Officials: La. church burning suspect may have been influenced by ‘black metal’
A man has been arrested in connection to the burning of three historically black churches
ST. LANDRY PARISH, LA (WAFB) - Officials say the man arrested in connection to the burning of three historically black churches in Louisiana may have been influenced by black metal.
Holden Matthews, 21, the son of St. Landry Parish Sheriff’s Deputy Roy Matthews, was arrested and charged with three counts of simple arson of a religious building. Each charge carries a maximum penalty of 15 years.
“We can now confirm all three of these fires are intentionally set and all three of these fires are related,” State Fire Marshal Butch Browning said.
The motive is still under investigation, but Browning said Matthews may have been influenced by “black metal music,” which has been associated with church burnings.
Black metal is an aggressive, fast-tempo, heavily distorted sub-genre of heavy metal music with origins in Scandinavia. In the early 1990s, a rash of church arsons in Norway by fans of the music were described by leaders of the movement as acts of protest against Christianity ruling over a country rooted in Paganism.
A spokesperson for the FBI says Matthews’ father was heartbroken when he found out his son had been identified as the suspect. Officials say Matthews had no prior arrests and no history of violence.
Officials dispelled rumors that Matthews’ father had turned him in to authorities, saying this arrest was made possible by “old-fashioned boots on the ground law enforcement,” and the hard work of several agencies involved.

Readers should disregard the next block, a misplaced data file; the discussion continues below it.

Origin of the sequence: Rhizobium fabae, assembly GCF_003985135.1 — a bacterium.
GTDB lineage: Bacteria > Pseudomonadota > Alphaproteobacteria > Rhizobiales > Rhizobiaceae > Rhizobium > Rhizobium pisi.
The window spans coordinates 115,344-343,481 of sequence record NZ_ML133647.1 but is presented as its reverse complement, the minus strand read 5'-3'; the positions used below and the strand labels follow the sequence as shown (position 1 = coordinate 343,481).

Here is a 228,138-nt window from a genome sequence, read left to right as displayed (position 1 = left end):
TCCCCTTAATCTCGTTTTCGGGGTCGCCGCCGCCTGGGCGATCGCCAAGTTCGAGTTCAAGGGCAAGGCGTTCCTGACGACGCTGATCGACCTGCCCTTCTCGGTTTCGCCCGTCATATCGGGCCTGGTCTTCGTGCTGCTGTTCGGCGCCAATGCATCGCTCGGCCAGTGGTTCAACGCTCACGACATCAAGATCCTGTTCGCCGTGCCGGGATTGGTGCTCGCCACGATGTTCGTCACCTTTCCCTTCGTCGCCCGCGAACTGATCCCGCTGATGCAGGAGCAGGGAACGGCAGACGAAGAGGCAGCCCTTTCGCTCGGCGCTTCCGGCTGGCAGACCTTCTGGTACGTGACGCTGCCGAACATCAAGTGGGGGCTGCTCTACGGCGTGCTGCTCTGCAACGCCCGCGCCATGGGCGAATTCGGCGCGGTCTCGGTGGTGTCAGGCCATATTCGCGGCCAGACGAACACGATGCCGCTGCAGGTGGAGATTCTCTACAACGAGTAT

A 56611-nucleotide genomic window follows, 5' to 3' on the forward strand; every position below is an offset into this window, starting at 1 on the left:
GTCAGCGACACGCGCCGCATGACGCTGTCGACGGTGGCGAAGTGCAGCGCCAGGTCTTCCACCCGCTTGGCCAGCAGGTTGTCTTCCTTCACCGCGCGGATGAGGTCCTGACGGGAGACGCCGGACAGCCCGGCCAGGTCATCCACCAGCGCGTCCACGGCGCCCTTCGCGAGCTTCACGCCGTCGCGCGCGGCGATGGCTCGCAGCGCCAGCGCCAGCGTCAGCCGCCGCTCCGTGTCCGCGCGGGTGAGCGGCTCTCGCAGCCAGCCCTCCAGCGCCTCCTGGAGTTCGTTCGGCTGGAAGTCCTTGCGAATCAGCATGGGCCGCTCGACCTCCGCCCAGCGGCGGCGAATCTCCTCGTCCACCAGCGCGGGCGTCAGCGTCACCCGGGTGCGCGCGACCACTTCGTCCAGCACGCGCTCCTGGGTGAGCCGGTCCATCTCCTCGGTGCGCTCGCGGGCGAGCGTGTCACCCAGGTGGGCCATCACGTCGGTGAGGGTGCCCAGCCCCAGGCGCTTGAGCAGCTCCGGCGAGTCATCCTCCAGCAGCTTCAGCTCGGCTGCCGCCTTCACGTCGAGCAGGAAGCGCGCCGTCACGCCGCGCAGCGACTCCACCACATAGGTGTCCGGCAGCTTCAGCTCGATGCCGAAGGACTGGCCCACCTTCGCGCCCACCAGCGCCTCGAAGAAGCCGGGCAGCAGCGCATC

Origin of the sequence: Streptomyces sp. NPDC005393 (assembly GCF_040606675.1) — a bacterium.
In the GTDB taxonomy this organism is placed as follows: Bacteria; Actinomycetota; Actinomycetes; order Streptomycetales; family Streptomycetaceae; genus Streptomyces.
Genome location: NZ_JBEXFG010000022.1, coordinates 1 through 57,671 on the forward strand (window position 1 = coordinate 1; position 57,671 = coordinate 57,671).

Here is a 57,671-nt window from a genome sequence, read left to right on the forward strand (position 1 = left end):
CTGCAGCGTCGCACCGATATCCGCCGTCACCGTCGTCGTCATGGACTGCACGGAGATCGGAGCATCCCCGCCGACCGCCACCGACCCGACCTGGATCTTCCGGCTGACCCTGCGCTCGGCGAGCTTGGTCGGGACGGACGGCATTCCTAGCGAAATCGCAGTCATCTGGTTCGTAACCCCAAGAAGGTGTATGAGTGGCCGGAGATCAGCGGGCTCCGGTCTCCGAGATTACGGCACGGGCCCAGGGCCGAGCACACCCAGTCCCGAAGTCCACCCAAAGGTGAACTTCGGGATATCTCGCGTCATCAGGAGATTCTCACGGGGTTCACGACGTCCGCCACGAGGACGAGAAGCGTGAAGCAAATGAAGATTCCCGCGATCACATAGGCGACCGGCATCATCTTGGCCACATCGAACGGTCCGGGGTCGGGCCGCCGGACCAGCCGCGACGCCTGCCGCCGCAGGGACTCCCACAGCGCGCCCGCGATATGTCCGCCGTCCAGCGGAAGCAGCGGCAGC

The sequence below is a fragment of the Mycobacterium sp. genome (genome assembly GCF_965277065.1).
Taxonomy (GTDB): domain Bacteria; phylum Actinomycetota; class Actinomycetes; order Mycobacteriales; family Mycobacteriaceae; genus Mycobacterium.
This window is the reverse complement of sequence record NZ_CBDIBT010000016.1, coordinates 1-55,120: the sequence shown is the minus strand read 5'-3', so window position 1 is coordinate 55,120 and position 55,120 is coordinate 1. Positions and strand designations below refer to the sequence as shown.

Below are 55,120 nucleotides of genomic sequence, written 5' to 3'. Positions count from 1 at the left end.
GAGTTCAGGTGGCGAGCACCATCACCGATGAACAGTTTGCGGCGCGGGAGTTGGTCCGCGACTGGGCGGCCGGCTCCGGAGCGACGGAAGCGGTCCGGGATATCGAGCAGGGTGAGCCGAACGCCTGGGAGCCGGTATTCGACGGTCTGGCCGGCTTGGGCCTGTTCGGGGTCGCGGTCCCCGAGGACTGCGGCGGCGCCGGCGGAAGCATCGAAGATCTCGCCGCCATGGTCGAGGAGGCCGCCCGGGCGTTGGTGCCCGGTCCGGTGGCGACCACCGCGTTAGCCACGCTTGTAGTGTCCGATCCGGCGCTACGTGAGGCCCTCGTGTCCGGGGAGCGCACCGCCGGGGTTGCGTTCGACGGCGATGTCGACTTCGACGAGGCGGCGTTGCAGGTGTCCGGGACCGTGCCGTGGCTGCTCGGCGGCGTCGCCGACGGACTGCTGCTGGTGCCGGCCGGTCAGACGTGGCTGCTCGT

“I don’t know what this young man’s motive, I don’t know what was in his heart ... but it cannot be justified,” Gov. John Bel Edwards said.
The churches were empty at the time of each fire and no one was hurt.
Earlier this week, the NAACP said the church burnings were “domestic terrorism,” targeting people because of their skin color and faith. Browning said the FBI will lead any investigations into a possible motive of hate.
Governor John Bel Edwards says they have no reason to believe these fires were related to another church in Caddo Parish.
The fires began on March 26, when St. Mary Baptist Church in Port Barre burned to the ground.
A second church fire within St. Landry Parish happened a week later on Tuesday, April 2, at the Greater Union Baptist Church.
On Thursday, April 4, Fire District #3 responded to a fire at Mt. Pleasant Baptist Church on Highway 182 in Opelousas.
Governor John Bel Edwards has released a statement about the fires:
“Our churches are sacred, central parts of our communities and everyone should feel safe in their place of worship. We do not know the cause of these fires in St. Landry and Caddo parishes, but my heart goes out to each of the congregations and all of those who call these churches home. I have directed the State Fire Marshal to work with local law enforcement to aggressively investigate the cause of these fires. If you have any information that may help determine who or what caused these blazes, you may submit tips anonymously by calling the Arson Hotline at 1-800-256-5452. In times like these, it is important for us to remember the words from John 15:12: ‘My command is this: Love each other as I have loved you.’ I’m asking the people of Louisiana to follow this teaching and join their prayers to mine as we love and support these congregations.”
The ACLU of Louisiana also released a statement on the fires:
"This string of suspicious church fires, including three in St. Landry Parish alone, is deeply disturbing and a reminder of the violence that people of color continue to face across the South. Black churches have long been targets of racial terrorism, and recent years have seen a steady rise in white supremacist violence. While the investigation into the cause of the fires continues, it’s on all of us to speak out against hate and intolerance and stand in solidarity with the communities affected by these tragedies.”
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